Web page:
An energetic road movie that keeps careening off in unexpected directions, “Heaven’s Burning” is by far the most ambitious and successful pic yet from Adelaide-based genre helmer Craig Lahiff. Working for the first time with what is, by Aussie standards, a generous budget, Lahiff struts his stuff with vigor aided by a screenplay by Louis Nowra that makes a point of keeping the audience off-balance. With two strongly limned Japanese characters in principal roles, this Al Clark-Helen Leake production should perform well in Asian-Pacific territories, with robust chances elsewhere wherever high-quality action films perform.
The opening scenes, set in Sydney at night, establish a potent mood as neon lights flash across the beautiful, anxious face of a young Japanese woman, Midori (Youki Kudoh), who is honeymooning with her uptight businessman husband, Yukio (Kenji Isomura). In a series of brisk, classically constructed widescreen images, Lahiff, cinematographer Brian Breheny and composers Graeme Koehne and Michael Atkinson suggest something is seriously wrong, and it’s no surprise when Midori disappears from her hotel suite, an apparent kidnap victim.
As a couple of Sydney cops, Bishop (Anthony Phelan) and Moffat (Matthew Dyktynski), quiz the stunned bridegroom, a bellhop reveals that the kidnapping was faked. Midori, already disillusioned with her new husband, arranged her own disappearance and is in hiding waiting for the arrival of her lover from Japan. He, however, is a no-show, and the young bride finds herself stranded in a strange city while the media in Japan have a field day with Yukio’s loss of face.
Pic makes its next leap forward when Midori, changing money in a city bank, is kidnapped by Mahood (Robert Mammone) and his brother Gullbuddin, Afghani Moslem gangsters attempting an armed heist, which goes fatally wrong. The brothers’ driver, a loner named Colin (Russell Crowe), manages to smash his way out of the city, and intervenes when the brothers are about to kill Midori, accidentally killing Gullbuddin in the process.
Colin and the terrified but resourceful Midori take to the dusty road, heading for the isolated, drought-stricken farm where Colin grew up and where his elderly father, Cam (Ray Barrett), lives a lonely, bitter life. In hot pursuit are the two lawmen, Mahood and his brutal father, Boorjan (Petru Gheorghiu), a veteran of the Afghani secret police, and the by-now totally deranged Yukio. The spurned husband, driven crazy by the humiliations he’s suffered, kills his friend and interpreter, shaves his head and heads off after the couple, riding a motorbike, dressed in black leather and carrying a large gun.
The journey that follows contains plenty of action and suspense, but Lahiff also takes time to explore a number of oddball characters the fugitives, and later the pursuers, meet along the road, including a crippled accordion player (Colin Hay), a drug-addicted, palm-reading hairdresser (Susan Prior) and a blowzy barmaid (Kate Fitzpatrick). The scenes involving these marginal characters effectively combine raffish humor with a doomed romanticism.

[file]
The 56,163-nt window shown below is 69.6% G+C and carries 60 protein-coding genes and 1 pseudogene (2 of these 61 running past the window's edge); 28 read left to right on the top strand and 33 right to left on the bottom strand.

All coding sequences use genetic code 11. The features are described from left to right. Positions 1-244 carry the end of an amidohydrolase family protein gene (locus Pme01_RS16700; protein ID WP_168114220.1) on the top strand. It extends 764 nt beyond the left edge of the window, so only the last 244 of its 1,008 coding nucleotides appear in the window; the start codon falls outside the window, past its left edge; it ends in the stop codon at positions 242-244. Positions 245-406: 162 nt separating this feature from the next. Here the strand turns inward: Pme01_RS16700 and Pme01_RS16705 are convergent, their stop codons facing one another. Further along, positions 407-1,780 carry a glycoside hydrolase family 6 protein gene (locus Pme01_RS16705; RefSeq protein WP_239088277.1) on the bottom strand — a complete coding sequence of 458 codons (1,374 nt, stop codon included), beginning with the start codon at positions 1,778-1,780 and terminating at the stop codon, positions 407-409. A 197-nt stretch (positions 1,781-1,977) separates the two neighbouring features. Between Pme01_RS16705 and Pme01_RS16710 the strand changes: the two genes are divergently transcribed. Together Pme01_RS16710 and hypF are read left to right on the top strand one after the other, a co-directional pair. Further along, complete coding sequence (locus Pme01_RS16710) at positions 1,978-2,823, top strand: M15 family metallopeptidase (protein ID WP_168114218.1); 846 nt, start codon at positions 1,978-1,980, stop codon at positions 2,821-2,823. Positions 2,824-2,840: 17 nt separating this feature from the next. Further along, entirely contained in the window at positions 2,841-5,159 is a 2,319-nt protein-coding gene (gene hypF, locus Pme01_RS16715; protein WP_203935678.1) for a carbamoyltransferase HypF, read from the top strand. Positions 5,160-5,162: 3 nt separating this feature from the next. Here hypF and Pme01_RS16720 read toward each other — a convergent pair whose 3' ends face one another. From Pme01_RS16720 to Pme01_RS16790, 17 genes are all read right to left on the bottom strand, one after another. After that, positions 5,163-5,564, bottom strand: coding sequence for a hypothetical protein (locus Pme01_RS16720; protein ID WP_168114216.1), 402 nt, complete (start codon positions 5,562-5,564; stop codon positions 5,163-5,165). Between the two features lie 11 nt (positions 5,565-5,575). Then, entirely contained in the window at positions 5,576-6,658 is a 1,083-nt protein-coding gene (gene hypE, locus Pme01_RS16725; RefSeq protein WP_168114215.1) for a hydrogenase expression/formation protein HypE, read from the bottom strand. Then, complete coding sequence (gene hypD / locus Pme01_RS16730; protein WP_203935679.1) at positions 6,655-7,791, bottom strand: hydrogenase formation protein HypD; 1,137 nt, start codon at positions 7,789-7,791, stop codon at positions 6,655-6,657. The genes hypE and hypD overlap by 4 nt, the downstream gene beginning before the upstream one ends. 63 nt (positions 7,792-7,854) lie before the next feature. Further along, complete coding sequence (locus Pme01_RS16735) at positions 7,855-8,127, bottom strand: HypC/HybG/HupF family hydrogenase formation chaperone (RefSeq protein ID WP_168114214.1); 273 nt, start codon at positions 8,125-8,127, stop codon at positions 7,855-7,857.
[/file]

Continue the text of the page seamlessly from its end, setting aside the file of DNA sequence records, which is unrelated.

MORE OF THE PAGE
As Cam, a man who’s so lonely he takes Polaroid pics of himself and displays them on his wall, Barrett gives a touching performance until, in a critical scene, he’s called upon to deliver a crude anti-Japanese tirade that seems included purely for shock value.
As the journey continues, pic veers from the realism of the early scenes toward a wild, poetic fantasy in which the fugitives (who, of course, become lovers along the way) are given the romantic stature of Tristan and Isolde (with the “Liebestod” booming out at the climax). This classic romanticism explains some of the over-the-top elements in the later stages, particularly Yukio’s astonishing transformation.
Crowe effectively portrays the basically decent Colin, who finds himself up to his ears in trouble and involved with a singularly exotic and resourceful woman.
But the film belongs to Kudoh, who already made an international mark in Jim Jarmusch’s “Mystery Train,” and who’s splendid here as the deeply romantic woman who snatches a new chance at love and passion. A scene in which she buys secondhand formal outfits for herself and Colin in a shabby shop run by a blind man (Norman Kaye) is just one of yarn’s lovely moments.
Lahiff goes overboard in the violence stakes on a couple of occasions, but is assured when it comes to maintaining tension. Breheny’s camerawork is always inventive, John Scott’s editing precise and the music score a major asset, with its combination of Japanese themes and classical allusions. All other credits are crackerjack.